Nowadays, most of us are on our cellphones pretty much every waking minute—whether we’re taking calls, checking emails or scrolling social media—so it makes sense that we’d be concerned about the possible health effects of phone radiation. Specifically, mobile phones emit radiofrequency energy—or radio waves—which is a type of non-ionizing radiation, according to the National Cancer Institute. There’s concern that our bodies may absorb these waves and put us at an increased risk of cancer. But what have studies actually found on the matter? In short: It’s still a bit unclear.
In 2011, the World Health Organization declared cellphone radiation a possible carcinogen, although many studies have found no evidence that cellphone use increases cancer risk. A Danish study, for instance, compared cellphone billing information with brain tumor data from the Danish Cancer Registry and found no clear link.
In 2016, however, the cellphone radiation question was put back in the spotlight when a study found that cellphone radiation caused tumors in rodents. The U.S. National Toxicology Program (NTP) study, led by researchers at the National Institute of Environmental Health Sciences, looked at the effects of long-term radiofrequency radiation exposure in rodents. Researchers exposed the rodents to heavy amounts of RF radiation for about nine hours a day for two years, explains the American Cancer Society. Some were even exposed to radiation in the womb.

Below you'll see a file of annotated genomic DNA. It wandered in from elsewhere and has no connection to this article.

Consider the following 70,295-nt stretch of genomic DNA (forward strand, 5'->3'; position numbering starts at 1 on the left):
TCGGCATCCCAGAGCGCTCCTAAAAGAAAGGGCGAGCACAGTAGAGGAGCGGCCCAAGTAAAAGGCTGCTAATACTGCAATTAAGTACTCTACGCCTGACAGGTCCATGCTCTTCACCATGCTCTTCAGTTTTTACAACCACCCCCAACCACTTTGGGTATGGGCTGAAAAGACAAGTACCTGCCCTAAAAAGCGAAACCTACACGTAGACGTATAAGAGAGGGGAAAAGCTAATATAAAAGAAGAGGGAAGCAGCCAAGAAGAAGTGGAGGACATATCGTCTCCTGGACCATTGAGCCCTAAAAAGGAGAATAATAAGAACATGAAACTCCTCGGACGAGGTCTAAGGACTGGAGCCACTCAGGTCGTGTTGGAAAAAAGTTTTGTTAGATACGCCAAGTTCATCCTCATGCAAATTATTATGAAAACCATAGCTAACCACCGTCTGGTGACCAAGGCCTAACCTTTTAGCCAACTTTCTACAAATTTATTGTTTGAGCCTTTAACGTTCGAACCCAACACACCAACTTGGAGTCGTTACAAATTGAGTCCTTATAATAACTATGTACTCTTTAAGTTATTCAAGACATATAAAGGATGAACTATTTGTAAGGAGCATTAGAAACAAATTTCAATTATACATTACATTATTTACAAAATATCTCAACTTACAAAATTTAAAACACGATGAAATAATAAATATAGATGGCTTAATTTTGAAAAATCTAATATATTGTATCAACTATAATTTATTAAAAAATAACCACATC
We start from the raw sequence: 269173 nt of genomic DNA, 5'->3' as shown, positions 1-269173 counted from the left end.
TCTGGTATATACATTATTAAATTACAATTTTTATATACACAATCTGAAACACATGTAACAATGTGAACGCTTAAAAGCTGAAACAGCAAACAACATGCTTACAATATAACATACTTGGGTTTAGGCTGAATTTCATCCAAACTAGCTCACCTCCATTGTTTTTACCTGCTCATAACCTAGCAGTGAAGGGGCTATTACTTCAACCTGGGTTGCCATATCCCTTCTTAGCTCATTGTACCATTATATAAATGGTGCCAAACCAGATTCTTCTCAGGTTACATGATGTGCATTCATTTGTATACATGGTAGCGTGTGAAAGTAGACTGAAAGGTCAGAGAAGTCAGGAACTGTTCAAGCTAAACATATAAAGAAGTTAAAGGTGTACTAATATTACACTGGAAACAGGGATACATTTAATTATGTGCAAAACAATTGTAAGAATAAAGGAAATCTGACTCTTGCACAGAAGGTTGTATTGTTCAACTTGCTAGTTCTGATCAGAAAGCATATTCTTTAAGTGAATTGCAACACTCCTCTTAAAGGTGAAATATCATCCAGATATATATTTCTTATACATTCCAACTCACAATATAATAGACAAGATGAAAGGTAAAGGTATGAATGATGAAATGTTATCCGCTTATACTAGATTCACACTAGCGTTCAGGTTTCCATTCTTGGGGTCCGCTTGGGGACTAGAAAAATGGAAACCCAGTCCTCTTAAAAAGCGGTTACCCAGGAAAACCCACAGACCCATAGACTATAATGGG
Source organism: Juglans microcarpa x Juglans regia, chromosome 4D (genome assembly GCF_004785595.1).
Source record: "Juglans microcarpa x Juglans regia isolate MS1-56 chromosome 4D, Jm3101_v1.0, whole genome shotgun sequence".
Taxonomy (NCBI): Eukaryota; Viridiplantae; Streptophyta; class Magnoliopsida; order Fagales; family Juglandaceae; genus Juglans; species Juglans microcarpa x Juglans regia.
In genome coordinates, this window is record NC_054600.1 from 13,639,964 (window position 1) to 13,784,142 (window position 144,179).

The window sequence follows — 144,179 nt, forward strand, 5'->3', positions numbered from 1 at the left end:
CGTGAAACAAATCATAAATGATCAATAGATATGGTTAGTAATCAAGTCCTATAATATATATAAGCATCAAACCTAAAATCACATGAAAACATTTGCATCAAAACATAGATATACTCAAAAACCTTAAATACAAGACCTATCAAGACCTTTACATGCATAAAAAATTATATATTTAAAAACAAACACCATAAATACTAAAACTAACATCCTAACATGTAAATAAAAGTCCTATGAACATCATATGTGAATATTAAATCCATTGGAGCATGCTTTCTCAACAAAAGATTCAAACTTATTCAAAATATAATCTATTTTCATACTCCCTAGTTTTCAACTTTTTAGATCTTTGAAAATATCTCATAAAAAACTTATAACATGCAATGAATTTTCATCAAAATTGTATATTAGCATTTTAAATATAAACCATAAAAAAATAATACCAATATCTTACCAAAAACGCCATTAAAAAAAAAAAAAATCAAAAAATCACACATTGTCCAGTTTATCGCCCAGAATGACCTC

The result: 2% to 3% out of hundreds of male rats exposed to radiation developed brain tumors, compared with none of the control rats, according to a CNN report on the study. About 1% of female rats exposed to radiation developed tumors, but as the report points out, this could have been mere chance.
Although more research is needed to establish whether cellphones really do increase our cancer risk, there’s no harm in taking preventative steps in case. For starters, limit the time you spend talking on your cellphone and use a landline instead. And if you do have to make long cellphone calls, consider using ear buds or speaker to keep the phone at a distance from your head. When you’re not using your phone, keep it out of your pocket and don’t sleep with it under your pillow, the Environmental Working Group (EWG) says.
In addition, avoid using the phone when you’re in an area with poor signal, as radiation levels are higher in this case. If you have children, limit their cellphone use and turn the phone to airplane mode if they are playing games on it.
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